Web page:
When Elon Musk announced the details of his
magical Hyperlooplast week, we eagerly awaited analyses of the plan by folks with expertise in infrastructure and engineering.
Levy ridicules the Hyperloop from top to bottom.
He also ridicules Elon Musk–with such passion and disdain that his (Levy’s) Hyperloop analysis becomes suspect.
But Levy’s criticism of the Hyperloop is still interesting.
Here are his key points:
- As planned, the Hyperloop doesn’t actually go all the way from the center of San Francisco to the center of Los Angeles, and when you factor in the added security and travel time, it’s no faster than high-speed rail. The Hyperloop plan has it terminating in Sylmar, Levy says. And it also doesn’t explain how the Hyperloop is going to cross San Francisco Bay. Add in security and transportation at the “ends,” and your overall Hyperloop journey is likely to be no faster than the 2 hours and 40 minutes of the planned high-speed train.
- The Hyperloop would cost at least 10 times as much as the $US6 billion Musk claims. Musk is drastically underestimating the costs of the “pylons” on which the Hyperloop is supposed to ride, Levy says. And there’s no cost estimate for tunneling under (or bridging over) the Bay. A $US60 billion price tag would put the Hyperloop in the same ballpark as high speed rail.
- The Hyperloop would be a terrifying “barf ride” that would subject riders to violent g-forces and uncomfortable rolling, accelerating, and braking. Levy says the Hyperloop’s extreme speed would subject passengers to g-forces that go way beyond today’s high speed trains and aeroplanes and that most people would find frightening.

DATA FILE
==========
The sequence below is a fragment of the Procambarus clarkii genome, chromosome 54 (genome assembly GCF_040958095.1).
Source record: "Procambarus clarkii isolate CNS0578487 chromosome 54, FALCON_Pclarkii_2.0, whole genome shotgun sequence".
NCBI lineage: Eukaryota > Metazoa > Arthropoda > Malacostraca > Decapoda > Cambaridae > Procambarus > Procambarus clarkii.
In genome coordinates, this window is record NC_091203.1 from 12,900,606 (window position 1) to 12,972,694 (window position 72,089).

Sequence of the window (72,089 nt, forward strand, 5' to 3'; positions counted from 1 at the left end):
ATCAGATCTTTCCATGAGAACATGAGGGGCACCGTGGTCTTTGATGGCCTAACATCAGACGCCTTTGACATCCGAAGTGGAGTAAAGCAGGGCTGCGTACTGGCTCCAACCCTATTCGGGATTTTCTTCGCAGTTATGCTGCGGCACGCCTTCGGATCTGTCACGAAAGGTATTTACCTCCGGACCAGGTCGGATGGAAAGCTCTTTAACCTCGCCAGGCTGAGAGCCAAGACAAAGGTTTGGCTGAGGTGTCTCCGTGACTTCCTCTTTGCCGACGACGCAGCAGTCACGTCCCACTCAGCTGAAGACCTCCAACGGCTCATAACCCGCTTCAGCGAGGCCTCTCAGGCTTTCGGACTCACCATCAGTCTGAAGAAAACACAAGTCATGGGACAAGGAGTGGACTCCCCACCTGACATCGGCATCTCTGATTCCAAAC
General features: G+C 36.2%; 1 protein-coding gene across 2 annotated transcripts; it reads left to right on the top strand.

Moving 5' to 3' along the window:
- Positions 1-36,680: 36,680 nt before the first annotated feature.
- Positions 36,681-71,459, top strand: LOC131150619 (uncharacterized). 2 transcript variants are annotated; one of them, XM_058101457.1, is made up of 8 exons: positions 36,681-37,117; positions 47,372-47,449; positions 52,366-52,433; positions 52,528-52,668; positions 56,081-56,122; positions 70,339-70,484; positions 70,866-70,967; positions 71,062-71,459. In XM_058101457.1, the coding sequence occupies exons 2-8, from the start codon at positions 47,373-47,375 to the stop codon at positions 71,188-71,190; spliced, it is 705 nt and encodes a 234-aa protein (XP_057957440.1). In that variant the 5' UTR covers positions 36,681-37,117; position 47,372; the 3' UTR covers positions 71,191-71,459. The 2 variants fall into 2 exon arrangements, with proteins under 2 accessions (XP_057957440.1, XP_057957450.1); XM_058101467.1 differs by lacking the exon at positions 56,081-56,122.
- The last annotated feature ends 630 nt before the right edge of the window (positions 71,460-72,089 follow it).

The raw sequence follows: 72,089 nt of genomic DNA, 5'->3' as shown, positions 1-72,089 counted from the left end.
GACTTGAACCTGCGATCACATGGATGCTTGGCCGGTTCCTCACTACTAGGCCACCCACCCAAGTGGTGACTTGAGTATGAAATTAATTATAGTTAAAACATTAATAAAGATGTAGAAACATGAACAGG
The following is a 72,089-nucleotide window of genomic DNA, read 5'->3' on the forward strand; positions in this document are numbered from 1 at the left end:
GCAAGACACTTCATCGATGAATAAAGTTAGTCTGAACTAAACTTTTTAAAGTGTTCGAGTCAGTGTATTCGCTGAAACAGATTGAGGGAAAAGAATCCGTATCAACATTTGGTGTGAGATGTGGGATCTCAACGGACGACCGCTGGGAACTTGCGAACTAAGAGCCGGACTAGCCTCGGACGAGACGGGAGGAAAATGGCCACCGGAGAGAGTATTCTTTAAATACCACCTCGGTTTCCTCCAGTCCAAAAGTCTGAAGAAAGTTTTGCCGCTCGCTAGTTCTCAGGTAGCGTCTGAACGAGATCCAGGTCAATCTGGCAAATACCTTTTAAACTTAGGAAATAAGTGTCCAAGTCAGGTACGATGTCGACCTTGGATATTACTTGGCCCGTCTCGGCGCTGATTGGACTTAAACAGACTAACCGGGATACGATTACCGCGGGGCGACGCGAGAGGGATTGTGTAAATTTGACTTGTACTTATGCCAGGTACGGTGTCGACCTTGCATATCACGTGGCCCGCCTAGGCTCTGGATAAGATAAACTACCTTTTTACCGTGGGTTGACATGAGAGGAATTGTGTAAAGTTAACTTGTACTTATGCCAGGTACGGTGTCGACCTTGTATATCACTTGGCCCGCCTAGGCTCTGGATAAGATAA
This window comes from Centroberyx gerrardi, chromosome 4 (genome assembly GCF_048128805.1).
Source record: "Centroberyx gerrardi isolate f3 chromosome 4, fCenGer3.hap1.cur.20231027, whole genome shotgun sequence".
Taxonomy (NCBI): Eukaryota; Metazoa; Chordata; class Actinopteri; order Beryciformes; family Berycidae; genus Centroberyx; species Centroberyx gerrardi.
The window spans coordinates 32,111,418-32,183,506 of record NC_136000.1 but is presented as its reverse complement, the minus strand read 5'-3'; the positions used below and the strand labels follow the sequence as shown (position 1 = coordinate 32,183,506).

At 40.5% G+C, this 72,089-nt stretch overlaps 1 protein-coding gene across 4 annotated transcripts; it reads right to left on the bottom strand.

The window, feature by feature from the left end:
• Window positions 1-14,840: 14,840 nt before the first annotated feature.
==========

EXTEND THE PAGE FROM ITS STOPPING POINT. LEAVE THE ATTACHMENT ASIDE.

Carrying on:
- The Hyperloop would have very low passenger capacity compared to high-speed rail. Levy says the Hyperloop could carry 3,360 passengers per hour each way. This compares to 12,000 passengers per hour on high-speed rail and 4,000 for a freeway, he says.
- The Hyperloop’s actual energy consumption would compare much less favourably to high-speed rail than Musk states. Levy says Musk has either “engaged in fraud” when describing HSR’s energy usage or just made a mistake.
In short, Levy concludes, the Hyperloop has “no redeeming feature.”
What Levy does not address is the amazing success that Musk has already had doing things that lots of smart people said were impossible–such as building a viable new car company and launching rockets.
Overall, though, Levy’s points provide an interesting framework with which to continue to assess the Hyperloop. This is exactly what we and others hoped would happen after Musk released his plans. We look forward to additional analysis from other experts.
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